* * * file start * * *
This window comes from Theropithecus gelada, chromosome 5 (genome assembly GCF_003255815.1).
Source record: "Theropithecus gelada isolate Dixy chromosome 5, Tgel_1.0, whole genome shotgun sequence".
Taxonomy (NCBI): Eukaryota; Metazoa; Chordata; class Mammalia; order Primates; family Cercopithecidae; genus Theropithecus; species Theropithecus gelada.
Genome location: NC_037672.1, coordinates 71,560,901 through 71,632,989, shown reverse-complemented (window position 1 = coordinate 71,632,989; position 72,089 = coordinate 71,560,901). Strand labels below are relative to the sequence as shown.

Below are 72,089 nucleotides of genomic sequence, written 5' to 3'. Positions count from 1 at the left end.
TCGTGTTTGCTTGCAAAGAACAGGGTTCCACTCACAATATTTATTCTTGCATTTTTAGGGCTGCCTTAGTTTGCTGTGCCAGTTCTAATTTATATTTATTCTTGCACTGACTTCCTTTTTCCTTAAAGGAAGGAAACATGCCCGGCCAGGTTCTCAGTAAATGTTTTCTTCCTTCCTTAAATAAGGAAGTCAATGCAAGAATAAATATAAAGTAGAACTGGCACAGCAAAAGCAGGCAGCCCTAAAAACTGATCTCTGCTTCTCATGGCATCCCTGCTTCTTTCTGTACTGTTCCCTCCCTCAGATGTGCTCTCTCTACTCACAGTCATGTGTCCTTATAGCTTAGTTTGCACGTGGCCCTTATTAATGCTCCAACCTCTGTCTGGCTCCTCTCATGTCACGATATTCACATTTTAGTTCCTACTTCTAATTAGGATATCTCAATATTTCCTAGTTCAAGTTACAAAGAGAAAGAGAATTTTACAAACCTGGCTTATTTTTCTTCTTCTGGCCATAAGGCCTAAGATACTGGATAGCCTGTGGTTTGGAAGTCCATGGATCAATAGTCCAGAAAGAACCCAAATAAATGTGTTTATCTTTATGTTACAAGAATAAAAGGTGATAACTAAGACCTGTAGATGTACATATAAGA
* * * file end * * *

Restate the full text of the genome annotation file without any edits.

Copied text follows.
This window comes from Theropithecus gelada, chromosome 5 (genome assembly GCF_003255815.1).
Source record: "Theropithecus gelada isolate Dixy chromosome 5, Tgel_1.0, whole genome shotgun sequence".
Taxonomy (NCBI): Eukaryota; Metazoa; Chordata; class Mammalia; order Primates; family Cercopithecidae; genus Theropithecus; species Theropithecus gelada.
Genome location: NC_037672.1, coordinates 71,560,901 through 71,632,989, shown reverse-complemented (window position 1 = coordinate 71,632,989; position 72,089 = coordinate 71,560,901). Strand labels below are relative to the sequence as shown.

Below are 72,089 nucleotides of genomic sequence, written 5' to 3'. Positions count from 1 at the left end.
TCGTGTTTGCTTGCAAAGAACAGGGTTCCACTCACAATATTTATTCTTGCATTTTTAGGGCTGCCTTAGTTTGCTGTGCCAGTTCTAATTTATATTTATTCTTGCACTGACTTCCTTTTTCCTTAAAGGAAGGAAACATGCCCGGCCAGGTTCTCAGTAAATGTTTTCTTCCTTCCTTAAATAAGGAAGTCAATGCAAGAATAAATATAAAGTAGAACTGGCACAGCAAAAGCAGGCAGCCCTAAAAACTGATCTCTGCTTCTCATGGCATCCCTGCTTCTTTCTGTACTGTTCCCTCCCTCAGATGTGCTCTCTCTACTCACAGTCATGTGTCCTTATAGCTTAGTTTGCACGTGGCCCTTATTAATGCTCCAACCTCTGTCTGGCTCCTCTCATGTCACGATATTCACATTTTAGTTCCTACTTCTAATTAGGATATCTCAATATTTCCTAGTTCAAGTTACAAAGAGAAAGAGAATTTTACAAACCTGGCTTATTTTTCTTCTTCTGGCCATAAGGCCTAAGATACTGGATAGCCTGTGGTTTGGAAGTCCATGGATCAATAGTCCAGAAAGAACCCAAATAAATGTGTTTATCTTTATGTTACAAGAATAAAAGGTGATAACTAAGACCTGTAGATGTACATATAAGA